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Library Catalogs

catalog hall

Rowell said, "I sat down at the librarian's desk and saw pen, ink, and pencils, and pulled out a drawer where I found a catalogue, a narrow quarto volume, with the entries written on the right-hand page, alphabetically arranged."

The earliest catalogs of the great national and scholarly libraries were simply manuscript books, with handwritten entries and spaces for new additions. The main problem of the book-type catalog, of course, was the insertion of entries for new acquisitions.

catalog

The solution to this problem was the card catalog, which evolved during the 19th century. Each entry had its own card, and each card contained only one entry. In principle, such catalogs could grow in size indefinitely; any new entry could be filed between any two existing entries. The problem with the card catalog was maintenance. The addition of a new book meant creation of multiple cards: author, title, series, a card for each subject heading, etc. At the time of conversion from card to computer catalogs, the cases for the Doe collection alone nearly filled the Reference Hall and the Loan Hall (now the East Reading Room).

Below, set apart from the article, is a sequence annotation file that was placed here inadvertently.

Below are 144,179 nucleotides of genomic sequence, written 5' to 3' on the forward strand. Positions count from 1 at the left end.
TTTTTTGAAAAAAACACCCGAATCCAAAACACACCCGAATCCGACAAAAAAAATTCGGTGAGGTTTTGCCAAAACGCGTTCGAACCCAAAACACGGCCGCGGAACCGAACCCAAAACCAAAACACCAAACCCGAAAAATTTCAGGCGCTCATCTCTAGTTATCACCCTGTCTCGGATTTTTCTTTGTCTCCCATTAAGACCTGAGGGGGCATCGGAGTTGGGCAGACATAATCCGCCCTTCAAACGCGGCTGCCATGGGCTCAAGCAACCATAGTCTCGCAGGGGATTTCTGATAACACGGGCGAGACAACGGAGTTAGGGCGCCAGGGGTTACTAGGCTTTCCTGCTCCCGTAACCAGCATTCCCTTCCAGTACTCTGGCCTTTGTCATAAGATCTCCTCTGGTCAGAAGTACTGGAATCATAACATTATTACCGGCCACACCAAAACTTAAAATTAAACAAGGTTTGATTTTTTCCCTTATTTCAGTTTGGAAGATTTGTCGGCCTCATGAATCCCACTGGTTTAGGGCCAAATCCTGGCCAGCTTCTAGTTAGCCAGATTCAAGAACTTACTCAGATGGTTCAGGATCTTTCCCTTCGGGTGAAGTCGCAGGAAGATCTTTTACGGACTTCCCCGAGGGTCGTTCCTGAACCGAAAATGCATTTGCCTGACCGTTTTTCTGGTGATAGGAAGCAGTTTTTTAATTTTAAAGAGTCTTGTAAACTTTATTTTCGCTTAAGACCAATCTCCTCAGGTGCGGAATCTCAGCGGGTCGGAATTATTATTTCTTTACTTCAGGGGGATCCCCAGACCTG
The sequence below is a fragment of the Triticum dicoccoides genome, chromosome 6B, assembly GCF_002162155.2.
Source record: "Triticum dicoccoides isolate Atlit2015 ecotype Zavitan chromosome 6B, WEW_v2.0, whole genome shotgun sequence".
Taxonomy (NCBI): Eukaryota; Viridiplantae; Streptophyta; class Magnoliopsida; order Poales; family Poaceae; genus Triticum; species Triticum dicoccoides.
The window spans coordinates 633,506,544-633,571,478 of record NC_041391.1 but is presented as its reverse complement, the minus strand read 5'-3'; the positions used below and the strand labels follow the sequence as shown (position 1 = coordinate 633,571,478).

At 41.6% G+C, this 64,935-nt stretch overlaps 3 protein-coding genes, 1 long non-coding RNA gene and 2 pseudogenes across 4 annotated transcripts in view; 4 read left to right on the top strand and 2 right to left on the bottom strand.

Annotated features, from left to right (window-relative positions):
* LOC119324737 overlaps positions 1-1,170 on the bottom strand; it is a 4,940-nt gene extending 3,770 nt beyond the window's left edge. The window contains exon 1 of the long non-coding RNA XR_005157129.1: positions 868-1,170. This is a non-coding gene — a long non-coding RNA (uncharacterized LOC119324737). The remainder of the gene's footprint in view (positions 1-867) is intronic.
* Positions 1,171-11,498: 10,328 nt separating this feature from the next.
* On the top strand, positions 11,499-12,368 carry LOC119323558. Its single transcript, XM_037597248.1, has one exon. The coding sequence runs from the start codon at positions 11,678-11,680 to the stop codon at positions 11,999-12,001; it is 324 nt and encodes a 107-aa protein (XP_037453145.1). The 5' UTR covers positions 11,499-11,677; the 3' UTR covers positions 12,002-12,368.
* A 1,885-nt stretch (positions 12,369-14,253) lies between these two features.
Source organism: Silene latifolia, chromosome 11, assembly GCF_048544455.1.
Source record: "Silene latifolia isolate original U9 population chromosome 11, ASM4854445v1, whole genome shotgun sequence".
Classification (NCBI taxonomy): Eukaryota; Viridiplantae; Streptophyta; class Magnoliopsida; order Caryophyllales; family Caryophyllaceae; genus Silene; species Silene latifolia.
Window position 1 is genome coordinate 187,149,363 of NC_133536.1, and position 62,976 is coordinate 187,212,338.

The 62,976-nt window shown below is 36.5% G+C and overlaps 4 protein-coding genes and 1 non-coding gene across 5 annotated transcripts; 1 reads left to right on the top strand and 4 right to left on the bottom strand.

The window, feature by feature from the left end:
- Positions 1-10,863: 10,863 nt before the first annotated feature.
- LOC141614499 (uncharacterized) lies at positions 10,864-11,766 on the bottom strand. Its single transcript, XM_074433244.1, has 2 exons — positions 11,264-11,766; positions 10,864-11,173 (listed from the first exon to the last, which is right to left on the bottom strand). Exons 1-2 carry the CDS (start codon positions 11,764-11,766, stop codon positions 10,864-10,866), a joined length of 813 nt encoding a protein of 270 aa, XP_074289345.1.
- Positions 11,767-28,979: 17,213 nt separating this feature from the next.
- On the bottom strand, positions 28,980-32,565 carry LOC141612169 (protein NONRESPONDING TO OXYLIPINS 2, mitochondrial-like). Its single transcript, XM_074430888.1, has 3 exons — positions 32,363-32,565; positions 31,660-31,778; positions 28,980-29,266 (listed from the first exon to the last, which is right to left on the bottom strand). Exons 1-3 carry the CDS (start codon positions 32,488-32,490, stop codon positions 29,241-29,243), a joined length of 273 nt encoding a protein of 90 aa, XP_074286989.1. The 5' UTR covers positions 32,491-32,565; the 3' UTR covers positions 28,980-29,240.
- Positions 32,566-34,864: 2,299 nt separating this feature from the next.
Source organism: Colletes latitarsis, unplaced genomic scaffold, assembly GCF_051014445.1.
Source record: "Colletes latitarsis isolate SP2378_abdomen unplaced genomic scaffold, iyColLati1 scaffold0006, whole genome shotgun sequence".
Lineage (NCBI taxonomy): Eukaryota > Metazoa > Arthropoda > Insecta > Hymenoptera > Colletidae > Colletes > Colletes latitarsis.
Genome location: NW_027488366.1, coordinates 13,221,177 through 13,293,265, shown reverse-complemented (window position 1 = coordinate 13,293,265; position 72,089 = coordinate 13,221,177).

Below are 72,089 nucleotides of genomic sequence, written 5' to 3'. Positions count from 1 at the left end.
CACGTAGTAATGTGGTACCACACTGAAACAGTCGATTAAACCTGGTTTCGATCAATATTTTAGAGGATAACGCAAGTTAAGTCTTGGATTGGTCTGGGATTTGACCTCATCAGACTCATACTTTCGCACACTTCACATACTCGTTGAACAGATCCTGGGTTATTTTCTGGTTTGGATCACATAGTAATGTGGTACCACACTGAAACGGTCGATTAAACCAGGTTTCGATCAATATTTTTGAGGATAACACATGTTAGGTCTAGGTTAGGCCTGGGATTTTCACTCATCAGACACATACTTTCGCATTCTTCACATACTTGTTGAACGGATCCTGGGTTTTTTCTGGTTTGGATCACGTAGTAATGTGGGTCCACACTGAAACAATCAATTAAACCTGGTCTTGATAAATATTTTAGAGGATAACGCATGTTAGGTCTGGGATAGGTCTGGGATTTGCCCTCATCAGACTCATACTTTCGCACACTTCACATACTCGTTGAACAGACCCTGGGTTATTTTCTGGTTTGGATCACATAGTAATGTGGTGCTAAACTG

The advent of the computer has dramatically expanded the ability of libraries to provide extensive bibliographic services. All of the information previously dispersed over multiple cards is now contained in a single entry. A user can search the entire contents of the library in a few seconds. The results of those searches can be limited by multiple categories (author, title, subject, language, year of publication) and sorted by any combination of those categories.

catalog card card catalog
catalog UCB Pathfinder

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